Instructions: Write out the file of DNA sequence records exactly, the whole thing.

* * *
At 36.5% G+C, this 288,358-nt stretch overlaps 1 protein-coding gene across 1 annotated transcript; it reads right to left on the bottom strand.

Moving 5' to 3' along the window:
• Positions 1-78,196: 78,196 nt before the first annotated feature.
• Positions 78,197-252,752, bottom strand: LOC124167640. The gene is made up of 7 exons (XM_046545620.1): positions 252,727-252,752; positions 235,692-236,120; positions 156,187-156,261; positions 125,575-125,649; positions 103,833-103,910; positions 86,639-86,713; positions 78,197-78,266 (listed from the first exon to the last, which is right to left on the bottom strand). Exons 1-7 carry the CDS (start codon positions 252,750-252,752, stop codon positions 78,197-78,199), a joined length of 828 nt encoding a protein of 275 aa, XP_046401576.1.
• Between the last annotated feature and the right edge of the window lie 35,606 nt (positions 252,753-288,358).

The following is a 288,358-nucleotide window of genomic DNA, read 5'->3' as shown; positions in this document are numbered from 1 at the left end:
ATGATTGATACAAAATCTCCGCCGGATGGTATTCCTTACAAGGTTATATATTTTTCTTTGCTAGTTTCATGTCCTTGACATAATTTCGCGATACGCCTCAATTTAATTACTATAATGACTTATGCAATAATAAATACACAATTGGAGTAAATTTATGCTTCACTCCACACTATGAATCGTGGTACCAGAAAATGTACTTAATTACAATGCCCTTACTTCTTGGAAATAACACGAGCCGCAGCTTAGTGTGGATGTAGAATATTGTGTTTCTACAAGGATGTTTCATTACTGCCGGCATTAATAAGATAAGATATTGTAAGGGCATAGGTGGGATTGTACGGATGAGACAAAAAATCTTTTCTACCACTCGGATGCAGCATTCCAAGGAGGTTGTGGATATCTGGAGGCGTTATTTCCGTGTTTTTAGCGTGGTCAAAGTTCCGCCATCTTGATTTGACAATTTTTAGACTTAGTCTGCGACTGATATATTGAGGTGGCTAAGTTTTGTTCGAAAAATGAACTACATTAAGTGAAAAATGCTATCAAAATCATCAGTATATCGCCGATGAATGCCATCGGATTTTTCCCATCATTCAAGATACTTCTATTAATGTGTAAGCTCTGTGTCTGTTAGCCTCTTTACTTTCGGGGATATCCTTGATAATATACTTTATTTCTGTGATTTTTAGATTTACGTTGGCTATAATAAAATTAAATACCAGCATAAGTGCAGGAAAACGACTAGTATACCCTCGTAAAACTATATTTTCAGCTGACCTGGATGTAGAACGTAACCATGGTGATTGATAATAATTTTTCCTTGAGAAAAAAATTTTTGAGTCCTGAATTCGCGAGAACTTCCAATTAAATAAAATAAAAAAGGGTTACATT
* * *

At 36.5% G+C, this 288,358-nt stretch overlaps 1 protein-coding gene across 1 annotated transcript; it reads right to left on the bottom strand.

Moving 5' to 3' along the window:
• Positions 1-78,196: 78,196 nt before the first annotated feature.
• Positions 78,197-252,752, bottom strand: LOC124167640. The gene is made up of 7 exons (XM_046545620.1): positions 252,727-252,752; positions 235,692-236,120; positions 156,187-156,261; positions 125,575-125,649; positions 103,833-103,910; positions 86,639-86,713; positions 78,197-78,266 (listed from the first exon to the last, which is right to left on the bottom strand). Exons 1-7 carry the CDS (start codon positions 252,750-252,752, stop codon positions 78,197-78,199), a joined length of 828 nt encoding a protein of 275 aa, XP_046401576.1.
• Between the last annotated feature and the right edge of the window lie 35,606 nt (positions 252,753-288,358).

The following is a 288,358-nucleotide window of genomic DNA, read 5'->3' as shown; positions in this document are numbered from 1 at the left end:
ATGATTGATACAAAATCTCCGCCGGATGGTATTCCTTACAAGGTTATATATTTTTCTTTGCTAGTTTCATGTCCTTGACATAATTTCGCGATACGCCTCAATTTAATTACTATAATGACTTATGCAATAATAAATACACAATTGGAGTAAATTTATGCTTCACTCCACACTATGAATCGTGGTACCAGAAAATGTACTTAATTACAATGCCCTTACTTCTTGGAAATAACACGAGCCGCAGCTTAGTGTGGATGTAGAATATTGTGTTTCTACAAGGATGTTTCATTACTGCCGGCATTAATAAGATAAGATATTGTAAGGGCATAGGTGGGATTGTACGGATGAGACAAAAAATCTTTTCTACCACTCGGATGCAGCATTCCAAGGAGGTTGTGGATATCTGGAGGCGTTATTTCCGTGTTTTTAGCGTGGTCAAAGTTCCGCCATCTTGATTTGACAATTTTTAGACTTAGTCTGCGACTGATATATTGAGGTGGCTAAGTTTTGTTCGAAAAATGAACTACATTAAGTGAAAAATGCTATCAAAATCATCAGTATATCGCCGATGAATGCCATCGGATTTTTCCCATCATTCAAGATACTTCTATTAATGTGTAAGCTCTGTGTCTGTTAGCCTCTTTACTTTCGGGGATATCCTTGATAATATACTTTATTTCTGTGATTTTTAGATTTACGTTGGCTATAATAAAATTAAATACCAGCATAAGTGCAGGAAAACGACTAGTATACCCTCGTAAAACTATATTTTCAGCTGACCTGGATGTAGAACGTAACCATGGTGATTGATAATAATTTTTCCTTGAGAAAAAAATTTTTGAGTCCTGAATTCGCGAGAACTTCCAATTAAATAAAATAAAAAAGGGTTACATT